It will take some time to determine the full impact of Alberta’s worst flood ever on the housing market, however, recent history suggests property values in affected areas in the city of Calgary will not take a long-term hit.
Although estimates are difficult until the extent of the damage is revealed, this year’s flooding saw far more damage than seen in 2005.
“In terms of property values in the impacted communities, if we look back to 2005, there does not appear to be any long-term impacts on property valuations,” said Ann-Marie Lurie, CREB®’s chief economist.
“While the full extent of the 2013 flood damage is said to be more widespread, the desirability of these neighbourhoods is likely to outweigh concerns regarding future flooding risks, indicating that remediated homes will likely maintain their value over time.
“We would expect that listings in (affected) communities would decline, which could impact demand in surrounding areas that were not impacted by the floods, and the already tight rental market,” she said.
As floodwaters recede, Calgarians are cleaning up while the city makes its way back to business as usual — including the buying and selling of homes. One Calgary lawyer is pleased to see how buyers and sellers are adjusting to the circumstances.
“People have been taking really, really good approaches to things, very easy negotiations,” said Jeff Kahane, a lawyer specializing in real estate and wills and estates.
“The general rule is when someone buys something and damage occurs before the possession date, the seller is responsible for putting it back into that proper state it was in beforehand,” he said.
Kahane said ultimately home transactions affected by the flood depend on the extent of the damage to the home — minor damages can be fixed, but where major damages are concerned, “The buyer would have a reasonable amount of time to know what, if any, insurance was in place to repair it.
“We had one (situation) … where the water came in probably because it was blowing the wrong way,” Kahane said. “The client went to do an early walkthrough and there was a puddle at the bottom of the stairs and he said, ‘You know what? I don’t even want compensation for it.’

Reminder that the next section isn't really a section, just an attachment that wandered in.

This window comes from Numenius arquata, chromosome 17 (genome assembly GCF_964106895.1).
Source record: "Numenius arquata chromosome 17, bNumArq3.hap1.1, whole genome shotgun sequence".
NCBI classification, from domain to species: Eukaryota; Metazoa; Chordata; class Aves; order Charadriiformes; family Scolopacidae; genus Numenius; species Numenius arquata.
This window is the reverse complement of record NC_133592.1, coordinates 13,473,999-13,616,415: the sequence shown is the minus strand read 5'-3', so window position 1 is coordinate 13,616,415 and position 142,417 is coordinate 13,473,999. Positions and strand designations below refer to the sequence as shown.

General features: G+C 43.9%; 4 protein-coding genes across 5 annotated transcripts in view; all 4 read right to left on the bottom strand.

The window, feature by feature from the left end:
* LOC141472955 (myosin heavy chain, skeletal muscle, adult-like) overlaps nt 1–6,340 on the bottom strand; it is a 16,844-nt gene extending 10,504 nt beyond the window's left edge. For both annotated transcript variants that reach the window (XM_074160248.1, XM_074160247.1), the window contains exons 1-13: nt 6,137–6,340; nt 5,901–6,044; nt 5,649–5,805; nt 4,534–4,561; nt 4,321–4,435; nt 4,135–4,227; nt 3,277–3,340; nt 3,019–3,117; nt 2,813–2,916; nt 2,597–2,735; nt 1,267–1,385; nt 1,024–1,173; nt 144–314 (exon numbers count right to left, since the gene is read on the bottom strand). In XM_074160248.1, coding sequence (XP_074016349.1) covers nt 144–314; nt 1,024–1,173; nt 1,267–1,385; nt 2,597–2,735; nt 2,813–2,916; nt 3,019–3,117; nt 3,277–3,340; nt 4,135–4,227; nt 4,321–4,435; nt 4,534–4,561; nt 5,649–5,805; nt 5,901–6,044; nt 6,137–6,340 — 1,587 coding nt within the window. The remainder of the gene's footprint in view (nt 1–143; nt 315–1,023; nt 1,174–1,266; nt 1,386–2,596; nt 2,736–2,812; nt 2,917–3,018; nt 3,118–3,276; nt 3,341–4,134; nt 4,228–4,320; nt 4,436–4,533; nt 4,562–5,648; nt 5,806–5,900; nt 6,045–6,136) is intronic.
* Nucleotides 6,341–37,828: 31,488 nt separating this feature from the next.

“It was an unusual, out-ofthe- blue, extraordinary kind of thing — an unfinished basement, ‘I’m not worried about it’, and there’s none of this trying to rip people off or anything, so (I’m) really impressed.”
As far as home transactions go, Kahane said some complications arise when it comes to condos. He has had calls for people with condos where their actual suite is intact, as it was on an upper floor away from water, but they’re not yet aware of the extent of the damage to the building’s parkade.
“A lot of insurance policies do not include flood damage. If it’s sewer backup, then it usually depends on some specific policies — but it usually is included. If it’s a mixture of the two, then usually, it does go through as an insurance claim.”
CREB® is holding a free public information session for REALTORS® on July 3 from 1 – 4 p.m.
“Although downtown businesses in particular have been hit hard by the flood, the business of real estate carries on,” CREB® President Becky Walters said in a message to members. “This is a time when you prove your value as a REALTOR® to your clients, and we are here to support you in those efforts.
“For matters relating to property damage or loss, homeowners are encouraged to get in touch with their insurance company for claims.”
As the floodwaters decreased, Calgary’s sense of community increased at an incredible pace with several acts of kindness and camaraderie shown. At McMahon Stadium on June 24, Calgary Mayor Naheed Nenshi addressed a crowd of thousands gathered in hopes of volunteering for flood relief and cleanup.
“This is Calgary, folks. This is the spirit of this community,” he said. For more information, visit www.calgary.ca. follow the City of Calgary on Twitter at @cityofcalgary and visit www.calgarytransit.com for updates on the City’s transit systems.